Sweden’s LFV laid claim to being the world’s first air navigation service provider to manage an airport remotely when it started remote tower services at Örnsköldsvik Airport on April 21. Takeoffs and landings at the regional airport were controlled from a remote tower center in Sundsvall, Sweden, about 78 miles away.
The first regular landing took place at 2:05 p.m. local time, according to the airport. LFV board chairman Jan Olson was among passengers on the inaugural flight aboard a Saab 2000 twin-engine turboprop.
A remote tower system combines the ATC functions of one or more small airports at a remote tower center. Cameras and sensors installed at the airports feed imagery and data to the center, where the information is streamed live to controllers on LCD displays. Saab provides the system for LFV; its remote tower suite includes high-definition and pan-tilt-zoom cameras, surveillance and meteorological sensors, microphones, signal light guns and other devices installed at the airport.
The start of regular operations at Örnsköldsvik Airport is the result of 10 years of development with state-owned LFV, according to Saab. The Swedish Transport Agency granted LFV operational approval for the system on October 31.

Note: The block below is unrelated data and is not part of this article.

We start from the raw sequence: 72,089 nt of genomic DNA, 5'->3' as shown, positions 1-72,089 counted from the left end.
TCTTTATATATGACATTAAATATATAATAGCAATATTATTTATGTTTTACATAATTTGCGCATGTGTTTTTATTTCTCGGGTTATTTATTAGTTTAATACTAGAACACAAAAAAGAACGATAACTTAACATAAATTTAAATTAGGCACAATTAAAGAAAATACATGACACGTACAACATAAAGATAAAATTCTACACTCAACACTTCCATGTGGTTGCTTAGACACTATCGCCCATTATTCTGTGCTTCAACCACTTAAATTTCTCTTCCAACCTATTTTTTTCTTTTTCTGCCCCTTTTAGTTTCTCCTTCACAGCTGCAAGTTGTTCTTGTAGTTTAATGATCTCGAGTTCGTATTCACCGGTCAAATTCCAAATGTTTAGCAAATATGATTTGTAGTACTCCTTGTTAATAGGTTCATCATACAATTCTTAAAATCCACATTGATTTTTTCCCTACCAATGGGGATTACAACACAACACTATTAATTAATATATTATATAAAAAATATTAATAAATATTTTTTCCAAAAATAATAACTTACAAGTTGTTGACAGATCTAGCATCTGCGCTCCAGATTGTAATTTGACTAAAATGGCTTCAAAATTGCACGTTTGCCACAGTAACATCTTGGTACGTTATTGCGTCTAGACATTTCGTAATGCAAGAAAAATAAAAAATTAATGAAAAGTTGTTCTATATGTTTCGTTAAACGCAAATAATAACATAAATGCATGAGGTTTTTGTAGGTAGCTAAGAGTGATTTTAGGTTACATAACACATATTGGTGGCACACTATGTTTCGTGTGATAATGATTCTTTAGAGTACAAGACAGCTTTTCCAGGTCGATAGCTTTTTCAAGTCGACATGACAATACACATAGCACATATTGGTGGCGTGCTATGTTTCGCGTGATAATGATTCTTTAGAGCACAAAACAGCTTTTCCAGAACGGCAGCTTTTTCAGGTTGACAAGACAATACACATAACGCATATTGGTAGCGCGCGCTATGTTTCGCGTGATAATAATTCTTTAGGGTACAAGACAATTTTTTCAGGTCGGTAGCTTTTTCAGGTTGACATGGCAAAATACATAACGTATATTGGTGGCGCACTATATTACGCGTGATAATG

“We see a great interest from both small and large airports that have a need for remote tower services in order to address the challenges that they face,” said Håkan Buskhe, Saab president and CEO. “This system contributes toward greater efficiency and today marks the start of an exciting development to which Saab has a lot to offer.”
LFV plans to implement remote tower services at Sundsvall-Timrå Airport next, followed by Linköping Airport. “Remote tower services is a development program that we are very proud of,” said Olle Sundin, LFV director general. “We are the first operator in the world to receive operational approval and there is a lot of interest among our customers in Sweden and around the world. RTS is an important product for us and our partners. It gives us a good position and strong competitiveness.”